The museum’s latest installation process began Feb. 8. First, MFA staffers moved the massive, rolled-up canvas out of storage into the gallery. The canvas had been wrapped up slowly, with a thin layer of paper protecting the work, and the entire roll had been covered in plastic, held by lightly tied strips of cloth.

According to Ameringer, rolling a painting flexes the paint film, but the Sully had been rolled up so many times in the last two centuries that any damage from stress had already been done.

Before they unrolled it, Ameringer and a colleague laid archival paper on the floor, part of a deliberately painstaking process.

“Conservators are people who find watch repair too fast-paced,’’ said Ameringer, explaining her deliberate approach. “There are no instantaneous results. Things don’t happen quickly.’’

The next day, the MFA facilities crew - the same guys who shovel snow and unload trucks - took their positions at the end of the scroll. The men worked slowly, with Ameringer circling to check as first the gray sky, then Washington came into view, inch by inch.

On Feb. 10, Ameringer and an assistant, Sandy Kelberlau, both in their socks and wearing white gloves, delicately attached the ends of the canvas to a wooden stretcher with push pins, then used staples.

Over the next several days, the process moved gradually forward.

“I think we’re ready when you are,’’ Bryan Campbell, an MFA worker wearing a Philadelphia 76ers hat and giving off the distinct aroma of his Newports, said last Friday.

With that, a group of workers lifted the painting from the floor. Ameringer held a rubber mallet, knocking in wooden pieces at each corner to stretch the canvas just enough so it wouldn’t hang loose. Within minutes, she was done and the painting left for the long weekend.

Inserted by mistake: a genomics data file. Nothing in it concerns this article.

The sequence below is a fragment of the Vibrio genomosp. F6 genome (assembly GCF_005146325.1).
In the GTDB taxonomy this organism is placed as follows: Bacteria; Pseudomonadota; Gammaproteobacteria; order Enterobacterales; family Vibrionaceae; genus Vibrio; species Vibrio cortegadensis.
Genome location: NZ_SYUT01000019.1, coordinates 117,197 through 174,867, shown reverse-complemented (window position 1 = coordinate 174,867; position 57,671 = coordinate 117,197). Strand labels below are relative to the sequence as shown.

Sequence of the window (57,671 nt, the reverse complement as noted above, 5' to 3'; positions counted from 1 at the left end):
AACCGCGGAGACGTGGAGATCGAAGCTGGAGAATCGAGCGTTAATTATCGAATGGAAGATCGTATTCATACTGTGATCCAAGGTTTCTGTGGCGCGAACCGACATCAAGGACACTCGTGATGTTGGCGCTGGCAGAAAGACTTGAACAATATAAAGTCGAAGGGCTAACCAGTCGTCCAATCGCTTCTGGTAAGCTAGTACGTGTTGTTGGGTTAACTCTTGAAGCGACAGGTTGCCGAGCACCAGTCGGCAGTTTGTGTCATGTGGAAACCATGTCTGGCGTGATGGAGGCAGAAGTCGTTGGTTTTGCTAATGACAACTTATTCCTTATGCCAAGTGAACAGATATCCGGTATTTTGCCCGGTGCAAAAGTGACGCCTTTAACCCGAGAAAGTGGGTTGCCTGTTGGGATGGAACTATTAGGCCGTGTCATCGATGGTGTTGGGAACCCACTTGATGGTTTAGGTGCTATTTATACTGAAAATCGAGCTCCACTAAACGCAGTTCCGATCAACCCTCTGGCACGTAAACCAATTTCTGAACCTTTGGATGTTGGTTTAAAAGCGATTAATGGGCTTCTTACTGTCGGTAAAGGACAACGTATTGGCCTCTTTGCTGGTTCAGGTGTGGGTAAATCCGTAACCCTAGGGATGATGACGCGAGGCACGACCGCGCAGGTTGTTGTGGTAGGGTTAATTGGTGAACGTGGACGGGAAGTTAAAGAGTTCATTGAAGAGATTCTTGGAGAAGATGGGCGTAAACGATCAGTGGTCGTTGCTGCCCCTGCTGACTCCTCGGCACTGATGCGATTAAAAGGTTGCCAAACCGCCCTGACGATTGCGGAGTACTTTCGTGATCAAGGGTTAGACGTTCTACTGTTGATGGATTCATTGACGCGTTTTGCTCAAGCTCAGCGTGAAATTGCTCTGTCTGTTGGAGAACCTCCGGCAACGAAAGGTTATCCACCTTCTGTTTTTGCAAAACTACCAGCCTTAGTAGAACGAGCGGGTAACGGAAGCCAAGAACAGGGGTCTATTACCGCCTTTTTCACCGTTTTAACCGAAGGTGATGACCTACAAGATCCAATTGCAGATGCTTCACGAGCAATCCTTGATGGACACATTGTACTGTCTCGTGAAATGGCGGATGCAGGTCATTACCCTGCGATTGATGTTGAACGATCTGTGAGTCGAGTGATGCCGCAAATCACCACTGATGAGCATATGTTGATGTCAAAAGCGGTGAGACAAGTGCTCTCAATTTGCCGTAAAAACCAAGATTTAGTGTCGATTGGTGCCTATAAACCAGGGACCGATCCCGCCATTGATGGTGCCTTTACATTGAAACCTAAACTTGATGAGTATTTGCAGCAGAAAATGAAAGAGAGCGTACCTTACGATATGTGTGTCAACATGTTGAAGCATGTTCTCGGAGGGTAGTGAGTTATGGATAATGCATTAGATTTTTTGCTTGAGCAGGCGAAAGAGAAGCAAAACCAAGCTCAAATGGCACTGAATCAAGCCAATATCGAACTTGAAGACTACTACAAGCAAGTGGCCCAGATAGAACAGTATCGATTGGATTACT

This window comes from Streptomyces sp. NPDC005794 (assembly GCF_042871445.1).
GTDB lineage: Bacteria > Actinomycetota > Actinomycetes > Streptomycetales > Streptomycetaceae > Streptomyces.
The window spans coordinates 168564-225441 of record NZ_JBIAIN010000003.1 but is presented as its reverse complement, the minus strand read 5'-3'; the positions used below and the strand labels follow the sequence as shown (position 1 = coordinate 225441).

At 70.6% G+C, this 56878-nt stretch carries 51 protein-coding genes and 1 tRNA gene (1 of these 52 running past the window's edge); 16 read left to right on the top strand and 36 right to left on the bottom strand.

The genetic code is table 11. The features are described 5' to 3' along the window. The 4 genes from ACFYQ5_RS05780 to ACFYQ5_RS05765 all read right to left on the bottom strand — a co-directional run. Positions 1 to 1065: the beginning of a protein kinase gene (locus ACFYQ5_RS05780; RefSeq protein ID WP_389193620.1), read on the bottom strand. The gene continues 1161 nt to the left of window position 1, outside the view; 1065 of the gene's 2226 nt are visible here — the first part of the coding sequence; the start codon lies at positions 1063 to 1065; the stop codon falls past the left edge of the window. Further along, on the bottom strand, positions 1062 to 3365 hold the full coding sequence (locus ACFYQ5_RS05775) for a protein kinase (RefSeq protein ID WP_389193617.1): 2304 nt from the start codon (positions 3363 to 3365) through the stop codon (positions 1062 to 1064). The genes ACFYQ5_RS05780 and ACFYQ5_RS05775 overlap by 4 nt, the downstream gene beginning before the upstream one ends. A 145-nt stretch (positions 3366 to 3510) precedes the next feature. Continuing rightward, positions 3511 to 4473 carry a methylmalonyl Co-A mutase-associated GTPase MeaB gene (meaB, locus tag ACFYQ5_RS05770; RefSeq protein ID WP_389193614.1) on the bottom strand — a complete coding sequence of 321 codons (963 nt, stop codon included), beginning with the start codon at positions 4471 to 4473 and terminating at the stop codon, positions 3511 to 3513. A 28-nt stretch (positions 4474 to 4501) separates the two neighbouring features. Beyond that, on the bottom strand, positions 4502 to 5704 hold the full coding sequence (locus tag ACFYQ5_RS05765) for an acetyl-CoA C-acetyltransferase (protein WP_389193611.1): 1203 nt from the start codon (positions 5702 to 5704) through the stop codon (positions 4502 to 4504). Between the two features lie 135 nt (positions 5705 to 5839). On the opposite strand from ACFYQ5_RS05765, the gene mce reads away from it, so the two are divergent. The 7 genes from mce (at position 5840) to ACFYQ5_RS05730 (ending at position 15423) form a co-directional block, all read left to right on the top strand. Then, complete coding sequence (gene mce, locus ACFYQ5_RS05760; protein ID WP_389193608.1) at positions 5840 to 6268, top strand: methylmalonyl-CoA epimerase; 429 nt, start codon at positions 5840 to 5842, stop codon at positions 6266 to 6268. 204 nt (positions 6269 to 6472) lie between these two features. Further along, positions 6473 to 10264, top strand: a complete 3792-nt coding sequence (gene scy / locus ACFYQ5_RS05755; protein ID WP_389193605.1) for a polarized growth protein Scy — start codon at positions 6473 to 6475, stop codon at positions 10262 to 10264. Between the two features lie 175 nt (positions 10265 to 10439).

“It’s been rolled up for a while and never been in this environment,’’ said Ameringer. “I want it to adjust. It’ll either tighten or slacken up.’’

All that led to yesterday’s action, when the canvas was installed in the frame and hung.

Workers moved electric lifts to each side, with one man aloft in each.

Below, other men tugged at the painting, which rested on a blanket to protect the frame, and slowly moved it into place.

It sounded as if a big couch was being hauled up a twisting staircase.

“Watch your feet, Davy!’’

“I think you should be an inch over.’’

“Joe, can you lean it?’’

As they worked, Elliot Bostwick Davis, who chairs the Art of the Americas department, moved nervously around the frame, noting that she could hear the sound of wood being strained.

Rogers walked to the back of the room, taking in the scene as the men attached the work to the wall and moved the lifts out of the way.

Rogers was impressed by the restoration, noting the brightness of the white of Washington’s horse and the clear definition of the other horses in silhouette.

Joe Morgan, a facilities staffer who led the crew, walked behind the director to take in the portrait. He was asked what he liked most about the painting. His positive review didn’t require an art-history degree.

“Nice and even,’’ he said, pleased with his work.

Geoff Edgers can be reached at gedgers@globe.com